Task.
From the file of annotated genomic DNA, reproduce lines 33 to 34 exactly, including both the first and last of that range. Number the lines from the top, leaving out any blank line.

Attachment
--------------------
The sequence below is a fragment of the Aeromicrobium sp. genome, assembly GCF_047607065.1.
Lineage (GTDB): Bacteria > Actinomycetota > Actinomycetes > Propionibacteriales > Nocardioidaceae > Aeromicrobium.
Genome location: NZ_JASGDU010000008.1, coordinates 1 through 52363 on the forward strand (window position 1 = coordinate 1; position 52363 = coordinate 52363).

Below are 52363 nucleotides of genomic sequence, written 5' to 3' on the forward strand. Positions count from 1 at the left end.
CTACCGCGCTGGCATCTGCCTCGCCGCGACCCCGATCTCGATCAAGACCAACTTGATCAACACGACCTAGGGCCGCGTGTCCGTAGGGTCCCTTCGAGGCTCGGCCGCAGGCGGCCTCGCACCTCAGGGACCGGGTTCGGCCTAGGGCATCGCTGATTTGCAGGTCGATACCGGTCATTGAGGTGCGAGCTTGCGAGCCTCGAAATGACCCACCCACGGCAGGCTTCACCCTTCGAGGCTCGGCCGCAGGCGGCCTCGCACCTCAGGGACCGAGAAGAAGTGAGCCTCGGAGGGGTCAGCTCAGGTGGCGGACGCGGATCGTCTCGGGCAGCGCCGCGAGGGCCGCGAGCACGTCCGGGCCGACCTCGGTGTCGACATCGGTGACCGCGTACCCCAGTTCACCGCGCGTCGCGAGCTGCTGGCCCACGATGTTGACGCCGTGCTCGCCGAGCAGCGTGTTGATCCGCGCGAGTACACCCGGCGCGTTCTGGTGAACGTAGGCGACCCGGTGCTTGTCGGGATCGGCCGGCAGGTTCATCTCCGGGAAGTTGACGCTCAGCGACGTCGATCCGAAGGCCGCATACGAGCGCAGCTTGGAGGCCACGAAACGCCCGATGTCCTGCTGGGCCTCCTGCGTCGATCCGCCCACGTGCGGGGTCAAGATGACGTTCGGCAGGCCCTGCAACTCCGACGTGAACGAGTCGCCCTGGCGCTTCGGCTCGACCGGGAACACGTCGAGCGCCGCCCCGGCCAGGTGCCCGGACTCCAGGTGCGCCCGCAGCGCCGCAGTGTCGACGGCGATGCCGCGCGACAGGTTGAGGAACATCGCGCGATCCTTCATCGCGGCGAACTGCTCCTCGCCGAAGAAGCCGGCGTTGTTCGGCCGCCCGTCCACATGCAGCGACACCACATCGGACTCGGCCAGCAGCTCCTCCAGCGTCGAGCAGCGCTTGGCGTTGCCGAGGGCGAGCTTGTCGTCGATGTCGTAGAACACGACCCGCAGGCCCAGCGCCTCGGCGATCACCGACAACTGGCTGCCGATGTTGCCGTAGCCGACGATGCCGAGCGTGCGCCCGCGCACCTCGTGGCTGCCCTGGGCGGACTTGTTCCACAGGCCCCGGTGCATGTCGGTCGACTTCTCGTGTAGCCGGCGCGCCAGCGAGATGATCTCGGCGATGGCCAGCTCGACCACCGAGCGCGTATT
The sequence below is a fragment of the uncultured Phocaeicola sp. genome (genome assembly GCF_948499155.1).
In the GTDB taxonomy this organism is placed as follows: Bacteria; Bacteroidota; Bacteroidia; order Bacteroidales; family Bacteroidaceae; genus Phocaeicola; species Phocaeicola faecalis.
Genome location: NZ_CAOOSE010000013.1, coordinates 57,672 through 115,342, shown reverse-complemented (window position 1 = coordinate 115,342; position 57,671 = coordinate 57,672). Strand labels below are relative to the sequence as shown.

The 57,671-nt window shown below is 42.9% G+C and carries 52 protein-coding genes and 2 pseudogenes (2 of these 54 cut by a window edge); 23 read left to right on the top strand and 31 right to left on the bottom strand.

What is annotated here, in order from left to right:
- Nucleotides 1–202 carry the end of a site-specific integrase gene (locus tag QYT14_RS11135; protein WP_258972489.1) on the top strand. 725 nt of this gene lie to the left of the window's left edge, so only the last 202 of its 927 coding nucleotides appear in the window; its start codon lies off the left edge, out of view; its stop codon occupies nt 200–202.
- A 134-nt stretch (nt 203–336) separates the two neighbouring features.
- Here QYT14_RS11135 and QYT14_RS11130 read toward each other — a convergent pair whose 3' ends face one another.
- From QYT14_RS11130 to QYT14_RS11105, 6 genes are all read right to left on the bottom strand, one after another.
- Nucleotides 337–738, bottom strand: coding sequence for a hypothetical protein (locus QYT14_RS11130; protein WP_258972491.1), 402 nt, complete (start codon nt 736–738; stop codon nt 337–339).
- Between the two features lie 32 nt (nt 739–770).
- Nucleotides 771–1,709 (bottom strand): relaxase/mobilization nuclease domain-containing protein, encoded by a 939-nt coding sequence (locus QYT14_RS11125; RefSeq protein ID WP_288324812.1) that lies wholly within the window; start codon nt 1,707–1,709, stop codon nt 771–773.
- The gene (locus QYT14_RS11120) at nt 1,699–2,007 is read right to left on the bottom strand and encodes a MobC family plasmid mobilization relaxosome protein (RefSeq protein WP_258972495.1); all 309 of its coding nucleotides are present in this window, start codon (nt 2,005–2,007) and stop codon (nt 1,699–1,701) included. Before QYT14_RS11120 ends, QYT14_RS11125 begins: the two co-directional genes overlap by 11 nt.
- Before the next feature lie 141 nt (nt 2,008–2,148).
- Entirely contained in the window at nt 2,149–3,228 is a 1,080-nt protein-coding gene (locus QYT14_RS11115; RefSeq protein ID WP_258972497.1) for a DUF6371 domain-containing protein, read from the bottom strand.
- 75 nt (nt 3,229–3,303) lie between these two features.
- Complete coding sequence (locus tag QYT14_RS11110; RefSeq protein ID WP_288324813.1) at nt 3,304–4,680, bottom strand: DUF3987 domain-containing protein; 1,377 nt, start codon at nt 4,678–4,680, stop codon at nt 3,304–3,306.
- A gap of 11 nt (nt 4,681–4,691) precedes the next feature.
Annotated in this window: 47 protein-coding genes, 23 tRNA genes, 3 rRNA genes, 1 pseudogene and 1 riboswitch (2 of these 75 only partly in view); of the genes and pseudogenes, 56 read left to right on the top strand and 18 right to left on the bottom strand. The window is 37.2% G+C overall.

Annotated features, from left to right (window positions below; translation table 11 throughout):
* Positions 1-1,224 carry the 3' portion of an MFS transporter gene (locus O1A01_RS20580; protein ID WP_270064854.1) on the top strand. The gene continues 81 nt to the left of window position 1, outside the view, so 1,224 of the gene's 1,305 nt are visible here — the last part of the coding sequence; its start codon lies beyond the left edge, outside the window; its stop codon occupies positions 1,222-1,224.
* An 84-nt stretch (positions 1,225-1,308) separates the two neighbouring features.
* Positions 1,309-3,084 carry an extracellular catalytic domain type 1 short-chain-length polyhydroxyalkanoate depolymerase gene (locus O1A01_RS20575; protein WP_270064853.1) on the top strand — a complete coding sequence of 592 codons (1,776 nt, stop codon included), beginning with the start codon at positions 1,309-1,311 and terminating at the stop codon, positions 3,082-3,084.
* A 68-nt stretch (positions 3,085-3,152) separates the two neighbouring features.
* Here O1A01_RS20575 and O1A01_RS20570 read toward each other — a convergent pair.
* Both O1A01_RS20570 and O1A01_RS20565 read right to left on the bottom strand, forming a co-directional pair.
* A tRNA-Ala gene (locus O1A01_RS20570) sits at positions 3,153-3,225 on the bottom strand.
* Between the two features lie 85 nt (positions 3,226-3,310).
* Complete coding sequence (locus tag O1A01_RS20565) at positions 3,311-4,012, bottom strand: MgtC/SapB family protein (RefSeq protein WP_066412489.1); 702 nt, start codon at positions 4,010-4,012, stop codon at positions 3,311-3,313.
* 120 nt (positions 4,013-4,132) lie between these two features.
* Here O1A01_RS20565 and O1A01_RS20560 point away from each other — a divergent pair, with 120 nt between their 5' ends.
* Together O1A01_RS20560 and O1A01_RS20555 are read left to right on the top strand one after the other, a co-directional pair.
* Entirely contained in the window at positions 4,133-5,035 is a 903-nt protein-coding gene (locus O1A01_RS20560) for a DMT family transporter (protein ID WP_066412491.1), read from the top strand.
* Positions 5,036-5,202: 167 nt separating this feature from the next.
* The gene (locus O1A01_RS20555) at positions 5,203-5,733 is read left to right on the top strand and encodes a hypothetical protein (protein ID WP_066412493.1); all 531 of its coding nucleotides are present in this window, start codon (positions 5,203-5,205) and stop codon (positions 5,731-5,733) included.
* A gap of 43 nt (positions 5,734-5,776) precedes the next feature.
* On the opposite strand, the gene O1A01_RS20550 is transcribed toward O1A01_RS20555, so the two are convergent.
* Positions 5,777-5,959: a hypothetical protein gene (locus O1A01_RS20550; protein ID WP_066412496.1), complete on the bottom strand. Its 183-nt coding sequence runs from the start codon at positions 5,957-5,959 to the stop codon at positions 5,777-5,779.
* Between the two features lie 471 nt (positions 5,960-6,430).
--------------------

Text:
* Between the two features lie 85 nt (positions 3,226-3,310).
* Complete coding sequence (locus tag O1A01_RS20565) at positions 3,311-4,012, bottom strand: MgtC/SapB family protein (RefSeq protein WP_066412489.1); 702 nt, start codon at positions 4,010-4,012, stop codon at positions 3,311-3,313.